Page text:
The next significant phase in upstream oil and gas M&A is well underway as companies look to secure and enhance growth platforms for the next 10 to 20 years. The wave is likely to continue and comes amid mounting industry pressures, including financing challenges, escalating costs, and disruption caused by the energy transition. 

AlixPartners’ analysis suggests that this new consolidation wave may be a prolonged and potentially transformational trend. The U.S. onshore shale era is maturing, and operators are faced with a depleting inventory of high-quality drilling locations. This will spark additional consolidation, with deals following different formulas but a similar goal of securing a profitable future in an ever-evolving landscape of energy opportunities and challenges. 

As with most M&A, success isn’t a given. Our research on prior upstream oil and gas M&A transactions indicates that combinations turn out to be accretive to shareholder value only about 50% of the time. As climate concerns escalate entirely new merger execution risks threaten to create more losers than winners.

Still, there is ample potential to create substantive synergy value over the near-term. 

A history of deal-making

Upstream oil and gas is fertile ground for consistent deal-making. Companies are continuously looking to high-grade their acreage portfolios, or to execute spot acquisitions or divestitures. Every decade or so, however, there is a larger M&A surge. 

The late 1990s and early 2000s were marked by larger international majors starting to consolidate, a trend sparked by BP’s acquisition of Amoco. That was followed by their union with Atlantic Richfield (ARCO). Exxon merged with Mobil, and then less than a year later, Chevron merged with Texaco. Conoco merged with Phillips shortly thereafter.

These early combinations were driven by companies scaling up to access the opening international and deep water oil and gas markets. The associated megaprojects required extensive financial resources and wherewithal.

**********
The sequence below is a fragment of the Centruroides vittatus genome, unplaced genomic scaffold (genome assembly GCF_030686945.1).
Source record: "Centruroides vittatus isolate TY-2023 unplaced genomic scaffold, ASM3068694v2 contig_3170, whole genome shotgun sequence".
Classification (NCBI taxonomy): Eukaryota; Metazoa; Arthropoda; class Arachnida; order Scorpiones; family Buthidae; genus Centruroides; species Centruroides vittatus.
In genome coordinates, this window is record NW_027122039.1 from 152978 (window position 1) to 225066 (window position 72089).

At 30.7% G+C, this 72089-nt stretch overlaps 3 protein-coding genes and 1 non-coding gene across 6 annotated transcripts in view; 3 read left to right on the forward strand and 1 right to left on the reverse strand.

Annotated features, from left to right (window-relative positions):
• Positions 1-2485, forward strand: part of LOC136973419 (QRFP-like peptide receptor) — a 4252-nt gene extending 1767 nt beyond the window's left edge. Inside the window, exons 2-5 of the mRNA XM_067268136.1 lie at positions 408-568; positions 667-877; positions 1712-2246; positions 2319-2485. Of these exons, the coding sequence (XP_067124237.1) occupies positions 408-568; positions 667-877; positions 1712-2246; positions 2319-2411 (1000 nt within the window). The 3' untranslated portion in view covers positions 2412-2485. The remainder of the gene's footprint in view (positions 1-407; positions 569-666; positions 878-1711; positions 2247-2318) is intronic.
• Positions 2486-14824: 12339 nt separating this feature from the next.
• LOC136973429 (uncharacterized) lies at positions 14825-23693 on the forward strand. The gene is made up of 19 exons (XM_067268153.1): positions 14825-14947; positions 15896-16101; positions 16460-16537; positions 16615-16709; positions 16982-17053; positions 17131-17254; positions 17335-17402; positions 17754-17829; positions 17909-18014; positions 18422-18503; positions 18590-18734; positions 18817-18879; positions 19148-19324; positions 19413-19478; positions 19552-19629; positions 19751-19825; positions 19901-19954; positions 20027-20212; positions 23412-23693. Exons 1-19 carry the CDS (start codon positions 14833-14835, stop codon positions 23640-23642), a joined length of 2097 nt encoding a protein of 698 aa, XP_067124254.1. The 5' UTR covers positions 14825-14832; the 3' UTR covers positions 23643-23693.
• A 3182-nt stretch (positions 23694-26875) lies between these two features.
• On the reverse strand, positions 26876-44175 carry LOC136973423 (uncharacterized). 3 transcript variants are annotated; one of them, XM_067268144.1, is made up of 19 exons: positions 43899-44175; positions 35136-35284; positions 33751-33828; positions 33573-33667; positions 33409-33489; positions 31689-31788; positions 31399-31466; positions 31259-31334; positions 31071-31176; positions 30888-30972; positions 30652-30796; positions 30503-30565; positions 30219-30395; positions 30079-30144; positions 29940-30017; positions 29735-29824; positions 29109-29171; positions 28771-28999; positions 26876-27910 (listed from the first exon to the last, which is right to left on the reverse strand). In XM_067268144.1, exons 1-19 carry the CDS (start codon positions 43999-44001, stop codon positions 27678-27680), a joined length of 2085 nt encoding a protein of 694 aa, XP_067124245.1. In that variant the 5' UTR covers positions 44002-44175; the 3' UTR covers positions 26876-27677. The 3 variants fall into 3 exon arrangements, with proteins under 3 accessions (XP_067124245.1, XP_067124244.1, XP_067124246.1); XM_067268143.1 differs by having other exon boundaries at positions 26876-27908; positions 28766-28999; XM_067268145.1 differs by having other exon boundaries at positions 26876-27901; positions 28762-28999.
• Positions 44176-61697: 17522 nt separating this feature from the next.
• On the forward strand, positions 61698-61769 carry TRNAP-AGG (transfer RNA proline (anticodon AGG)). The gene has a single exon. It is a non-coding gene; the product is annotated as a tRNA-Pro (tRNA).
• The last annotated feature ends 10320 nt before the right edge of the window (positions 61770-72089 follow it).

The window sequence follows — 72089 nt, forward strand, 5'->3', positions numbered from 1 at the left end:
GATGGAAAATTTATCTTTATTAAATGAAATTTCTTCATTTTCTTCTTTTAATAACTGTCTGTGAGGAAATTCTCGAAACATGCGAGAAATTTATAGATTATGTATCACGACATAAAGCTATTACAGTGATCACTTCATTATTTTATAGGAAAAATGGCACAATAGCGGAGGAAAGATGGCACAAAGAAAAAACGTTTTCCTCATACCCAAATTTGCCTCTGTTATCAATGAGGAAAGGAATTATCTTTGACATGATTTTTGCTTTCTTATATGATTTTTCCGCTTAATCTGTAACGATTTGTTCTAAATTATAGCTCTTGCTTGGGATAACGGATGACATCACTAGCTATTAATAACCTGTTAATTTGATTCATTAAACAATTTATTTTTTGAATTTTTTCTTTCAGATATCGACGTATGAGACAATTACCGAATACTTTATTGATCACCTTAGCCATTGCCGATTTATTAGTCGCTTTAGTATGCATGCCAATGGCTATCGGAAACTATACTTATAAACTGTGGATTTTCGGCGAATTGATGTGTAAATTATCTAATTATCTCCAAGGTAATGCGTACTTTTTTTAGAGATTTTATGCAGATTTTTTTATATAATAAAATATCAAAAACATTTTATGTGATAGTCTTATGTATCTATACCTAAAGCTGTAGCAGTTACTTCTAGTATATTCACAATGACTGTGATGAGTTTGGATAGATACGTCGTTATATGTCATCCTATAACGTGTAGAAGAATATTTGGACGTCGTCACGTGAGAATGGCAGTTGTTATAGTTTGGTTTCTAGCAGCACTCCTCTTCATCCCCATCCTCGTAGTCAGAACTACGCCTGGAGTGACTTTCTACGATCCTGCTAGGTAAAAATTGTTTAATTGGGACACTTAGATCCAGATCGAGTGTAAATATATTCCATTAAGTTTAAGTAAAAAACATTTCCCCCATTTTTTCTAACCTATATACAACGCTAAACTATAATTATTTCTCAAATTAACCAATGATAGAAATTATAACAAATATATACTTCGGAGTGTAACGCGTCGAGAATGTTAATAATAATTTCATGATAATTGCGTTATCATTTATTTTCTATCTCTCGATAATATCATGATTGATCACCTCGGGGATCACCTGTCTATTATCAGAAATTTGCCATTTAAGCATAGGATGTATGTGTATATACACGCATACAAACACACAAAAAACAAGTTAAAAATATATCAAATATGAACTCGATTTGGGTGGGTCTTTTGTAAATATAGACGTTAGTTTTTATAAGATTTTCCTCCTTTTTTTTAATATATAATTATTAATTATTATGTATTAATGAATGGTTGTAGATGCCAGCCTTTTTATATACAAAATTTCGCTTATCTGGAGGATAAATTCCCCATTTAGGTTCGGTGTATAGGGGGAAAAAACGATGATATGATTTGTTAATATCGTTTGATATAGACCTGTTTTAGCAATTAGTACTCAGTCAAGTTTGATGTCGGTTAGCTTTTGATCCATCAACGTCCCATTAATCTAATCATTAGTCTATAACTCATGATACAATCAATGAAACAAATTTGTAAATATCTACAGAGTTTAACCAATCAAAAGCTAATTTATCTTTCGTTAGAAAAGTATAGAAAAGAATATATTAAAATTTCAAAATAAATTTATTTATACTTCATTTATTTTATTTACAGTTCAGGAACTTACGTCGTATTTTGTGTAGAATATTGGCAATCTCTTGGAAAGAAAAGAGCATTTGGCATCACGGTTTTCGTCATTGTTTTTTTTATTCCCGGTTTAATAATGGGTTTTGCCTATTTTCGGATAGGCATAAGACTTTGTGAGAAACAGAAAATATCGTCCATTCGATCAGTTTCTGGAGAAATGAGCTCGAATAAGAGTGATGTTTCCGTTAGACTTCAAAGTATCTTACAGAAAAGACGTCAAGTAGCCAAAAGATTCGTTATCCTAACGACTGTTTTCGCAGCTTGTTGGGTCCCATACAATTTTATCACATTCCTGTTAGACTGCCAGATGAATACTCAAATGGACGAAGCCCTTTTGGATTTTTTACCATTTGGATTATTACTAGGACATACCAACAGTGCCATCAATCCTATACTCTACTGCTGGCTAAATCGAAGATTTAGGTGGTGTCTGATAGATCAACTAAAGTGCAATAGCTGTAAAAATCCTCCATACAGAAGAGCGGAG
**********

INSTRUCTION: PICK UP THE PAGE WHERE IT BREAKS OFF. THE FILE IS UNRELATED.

Then came the consolidation of companies particularly successful at developing natural gas assets in both new U.S. and international onshore shale plays. This success became an increasingly important source of growth and diversification. These deals included Shell’s purchase of British Gas (BG), Occidental’s acquisition of Anadarko, and Exxon’s acquisition of XTO. 

Capital scarce as high-quality inventory erodes

This decade has ushered in the next significant phase of industry consolidation. ExxonMobil announced plans to acquire Pioneer Natural Resources, arguably the most successful U.S. onshore shale driller in the prolific Permian Basin; Chevron plans to acquire Hess, which holds a significant non-operated interest in the most attractive exploration discovery in the past 30 years in Guyana; and most recently, Occidental announced plans to acquire privately-held CrownRock Resources, holder of a treasure trove of undeveloped acreage in the Permian. 

Today’s deals are being made as availability of high-quality drilling locations deteriorates. 

This isn’t happening in a vacuum; it is becoming harder to secure financing from traditional lenders and private equity firms, as many have pulled back from the sector. Meanwhile, costs are escalating, driven by equipment and services suppliers pressuring project returns, as well as climate-related challenges, and associated requirements to invest significant capital in emissions elimination, and participation in future abatement projects (including carbon capture and sequestration, and direct air capture).